On this page we have further information about a range of services that we continue to offer - such as immunisations, child health, smear tests and contraception and chronic disease management.
If you do not wear a face covering when using public transport, when visiting a healthcare premises or, from 24 July, when in a shop or supermarket, staff may approach and ask why you are not wearing one. If you, or the person you care for are unable to wear a face covering because of the reasons listed below then you will not get in trouble but may need to explain that this is the reason why.
- Find it difficult to put on, wear or remove a face covering because of a physical or mental illness or impairment, or disability
- Find putting on, wearing or removing a face covering will cause you severe distress
- Are travelling with or providing assistance to someone who relies on lip reading to communicate
- All those under 11 don't have to wear a face covering in shops and supermarkets from 24 July.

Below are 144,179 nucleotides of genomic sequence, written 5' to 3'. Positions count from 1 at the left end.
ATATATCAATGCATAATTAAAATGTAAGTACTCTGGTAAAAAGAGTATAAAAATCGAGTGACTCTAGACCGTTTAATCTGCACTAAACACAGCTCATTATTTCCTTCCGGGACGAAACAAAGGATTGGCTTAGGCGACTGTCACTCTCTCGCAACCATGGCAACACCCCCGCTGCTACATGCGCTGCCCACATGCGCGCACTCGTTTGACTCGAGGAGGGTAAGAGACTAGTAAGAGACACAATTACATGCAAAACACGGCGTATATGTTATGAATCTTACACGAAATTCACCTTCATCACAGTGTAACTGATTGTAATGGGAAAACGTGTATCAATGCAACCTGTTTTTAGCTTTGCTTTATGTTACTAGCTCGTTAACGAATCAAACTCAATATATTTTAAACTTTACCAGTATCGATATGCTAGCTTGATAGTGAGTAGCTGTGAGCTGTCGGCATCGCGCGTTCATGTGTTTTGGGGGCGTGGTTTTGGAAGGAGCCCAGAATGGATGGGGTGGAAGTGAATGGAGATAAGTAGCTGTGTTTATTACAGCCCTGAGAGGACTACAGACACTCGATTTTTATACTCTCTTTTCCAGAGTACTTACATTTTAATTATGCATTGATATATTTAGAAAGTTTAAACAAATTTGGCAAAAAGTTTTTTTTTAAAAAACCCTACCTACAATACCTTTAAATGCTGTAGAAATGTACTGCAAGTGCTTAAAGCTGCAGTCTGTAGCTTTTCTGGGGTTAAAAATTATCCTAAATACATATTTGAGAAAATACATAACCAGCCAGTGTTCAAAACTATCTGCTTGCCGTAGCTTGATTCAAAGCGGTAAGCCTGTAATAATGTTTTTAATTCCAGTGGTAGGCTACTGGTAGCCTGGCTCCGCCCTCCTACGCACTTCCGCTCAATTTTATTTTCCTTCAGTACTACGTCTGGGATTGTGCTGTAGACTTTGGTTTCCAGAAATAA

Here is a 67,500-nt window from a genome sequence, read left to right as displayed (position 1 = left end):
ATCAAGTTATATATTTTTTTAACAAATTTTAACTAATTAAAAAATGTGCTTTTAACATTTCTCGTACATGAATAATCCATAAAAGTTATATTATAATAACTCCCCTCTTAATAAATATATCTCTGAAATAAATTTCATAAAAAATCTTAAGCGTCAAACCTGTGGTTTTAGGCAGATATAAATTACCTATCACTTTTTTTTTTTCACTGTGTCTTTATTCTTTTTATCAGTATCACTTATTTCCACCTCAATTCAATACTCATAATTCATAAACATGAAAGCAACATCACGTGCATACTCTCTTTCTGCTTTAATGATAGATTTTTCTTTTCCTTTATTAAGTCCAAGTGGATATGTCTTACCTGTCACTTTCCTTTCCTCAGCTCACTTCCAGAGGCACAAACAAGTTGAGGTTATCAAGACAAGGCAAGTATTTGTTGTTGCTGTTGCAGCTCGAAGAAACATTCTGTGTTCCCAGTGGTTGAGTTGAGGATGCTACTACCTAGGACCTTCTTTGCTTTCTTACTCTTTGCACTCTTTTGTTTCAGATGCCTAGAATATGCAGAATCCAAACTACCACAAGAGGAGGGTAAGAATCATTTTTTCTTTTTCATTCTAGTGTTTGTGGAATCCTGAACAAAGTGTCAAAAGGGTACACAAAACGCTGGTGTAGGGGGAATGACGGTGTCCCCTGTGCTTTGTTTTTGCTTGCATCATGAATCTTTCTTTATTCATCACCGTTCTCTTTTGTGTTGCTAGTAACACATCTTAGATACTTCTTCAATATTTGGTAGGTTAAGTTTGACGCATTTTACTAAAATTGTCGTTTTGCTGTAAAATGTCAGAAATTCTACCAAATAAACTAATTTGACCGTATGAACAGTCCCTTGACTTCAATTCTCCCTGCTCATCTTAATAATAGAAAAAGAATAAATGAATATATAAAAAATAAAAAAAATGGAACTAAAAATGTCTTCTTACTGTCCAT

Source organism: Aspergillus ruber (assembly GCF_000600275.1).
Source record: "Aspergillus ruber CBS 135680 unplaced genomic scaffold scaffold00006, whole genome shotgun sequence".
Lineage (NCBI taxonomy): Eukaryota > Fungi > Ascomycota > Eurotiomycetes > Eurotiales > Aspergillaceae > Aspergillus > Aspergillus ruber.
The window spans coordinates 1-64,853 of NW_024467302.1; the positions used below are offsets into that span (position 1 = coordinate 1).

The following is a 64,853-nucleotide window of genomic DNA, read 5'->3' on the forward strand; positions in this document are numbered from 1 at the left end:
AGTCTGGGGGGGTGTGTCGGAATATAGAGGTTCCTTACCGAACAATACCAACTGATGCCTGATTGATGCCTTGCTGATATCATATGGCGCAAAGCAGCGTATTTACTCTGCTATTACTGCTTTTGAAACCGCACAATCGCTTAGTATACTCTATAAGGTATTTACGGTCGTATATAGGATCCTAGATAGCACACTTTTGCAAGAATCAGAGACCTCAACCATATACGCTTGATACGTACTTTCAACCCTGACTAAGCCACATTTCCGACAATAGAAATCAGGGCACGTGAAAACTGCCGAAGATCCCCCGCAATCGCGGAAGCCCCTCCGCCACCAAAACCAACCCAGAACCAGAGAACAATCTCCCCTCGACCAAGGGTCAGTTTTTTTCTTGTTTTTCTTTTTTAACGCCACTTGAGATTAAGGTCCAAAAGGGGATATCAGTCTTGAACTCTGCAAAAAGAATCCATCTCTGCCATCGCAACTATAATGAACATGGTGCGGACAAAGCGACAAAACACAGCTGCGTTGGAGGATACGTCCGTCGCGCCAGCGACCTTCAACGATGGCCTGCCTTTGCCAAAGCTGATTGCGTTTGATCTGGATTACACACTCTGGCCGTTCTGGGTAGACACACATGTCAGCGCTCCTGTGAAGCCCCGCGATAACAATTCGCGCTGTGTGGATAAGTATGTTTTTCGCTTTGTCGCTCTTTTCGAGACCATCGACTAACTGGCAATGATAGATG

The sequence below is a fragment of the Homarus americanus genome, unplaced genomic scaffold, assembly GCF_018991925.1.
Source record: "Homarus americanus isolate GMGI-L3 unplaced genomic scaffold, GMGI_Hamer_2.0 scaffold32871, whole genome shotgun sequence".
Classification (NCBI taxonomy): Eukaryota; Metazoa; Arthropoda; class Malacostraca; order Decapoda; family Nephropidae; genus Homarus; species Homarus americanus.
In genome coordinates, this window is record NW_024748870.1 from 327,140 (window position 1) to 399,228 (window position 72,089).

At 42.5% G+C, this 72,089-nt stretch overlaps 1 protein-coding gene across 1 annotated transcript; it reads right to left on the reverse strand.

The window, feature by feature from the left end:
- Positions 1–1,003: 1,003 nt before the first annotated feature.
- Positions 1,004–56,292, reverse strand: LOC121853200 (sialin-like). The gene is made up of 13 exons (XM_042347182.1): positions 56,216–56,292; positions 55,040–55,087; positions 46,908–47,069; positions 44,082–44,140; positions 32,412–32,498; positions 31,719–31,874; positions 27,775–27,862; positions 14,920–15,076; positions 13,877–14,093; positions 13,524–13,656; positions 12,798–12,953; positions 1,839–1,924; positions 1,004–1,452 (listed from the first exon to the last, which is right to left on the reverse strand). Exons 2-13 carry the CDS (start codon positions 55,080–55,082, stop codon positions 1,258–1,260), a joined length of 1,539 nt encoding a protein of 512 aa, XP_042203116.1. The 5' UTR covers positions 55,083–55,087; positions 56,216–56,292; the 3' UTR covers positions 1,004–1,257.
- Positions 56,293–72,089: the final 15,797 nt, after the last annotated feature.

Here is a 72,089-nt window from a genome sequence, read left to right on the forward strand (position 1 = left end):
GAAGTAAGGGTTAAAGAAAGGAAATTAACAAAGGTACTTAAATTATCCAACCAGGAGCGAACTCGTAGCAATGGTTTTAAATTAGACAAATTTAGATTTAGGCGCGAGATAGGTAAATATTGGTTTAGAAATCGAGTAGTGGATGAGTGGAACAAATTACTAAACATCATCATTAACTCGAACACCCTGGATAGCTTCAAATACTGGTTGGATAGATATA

There is currently no requirement to obtain evidence in the form of a letter from a doctor or government that you are exempt.
If you have a condition which means you cannot wear a face covering you need only advise if asked that you cannot wear a face covering because you are exempt for one of the reasons listed above.You do not need to prove to anyone that you are exempt, but if it would make you feel more confident in public there are many websites offering printable exemption cards or free.
If you need care from the practice, we are working differently, often by phone and sometimes by video. We are still seeing many patients face to face.
These changes are designed to reduce the number of patients attending the surgery. This in turn reduces the chance of a patient passing on covid-19 to other patients or members of our team, and also helps to prevent the possible transmission of the virus from members of our team to patients.
We are also making extensive use of text messaging to provide information and advice, often with web links for further information. We can use text messaging to start a video consultation and to receive photographs that you can send us securely – so if you have a rash for example your GP can take a look without you necessarily having to attend for a face to face appointment.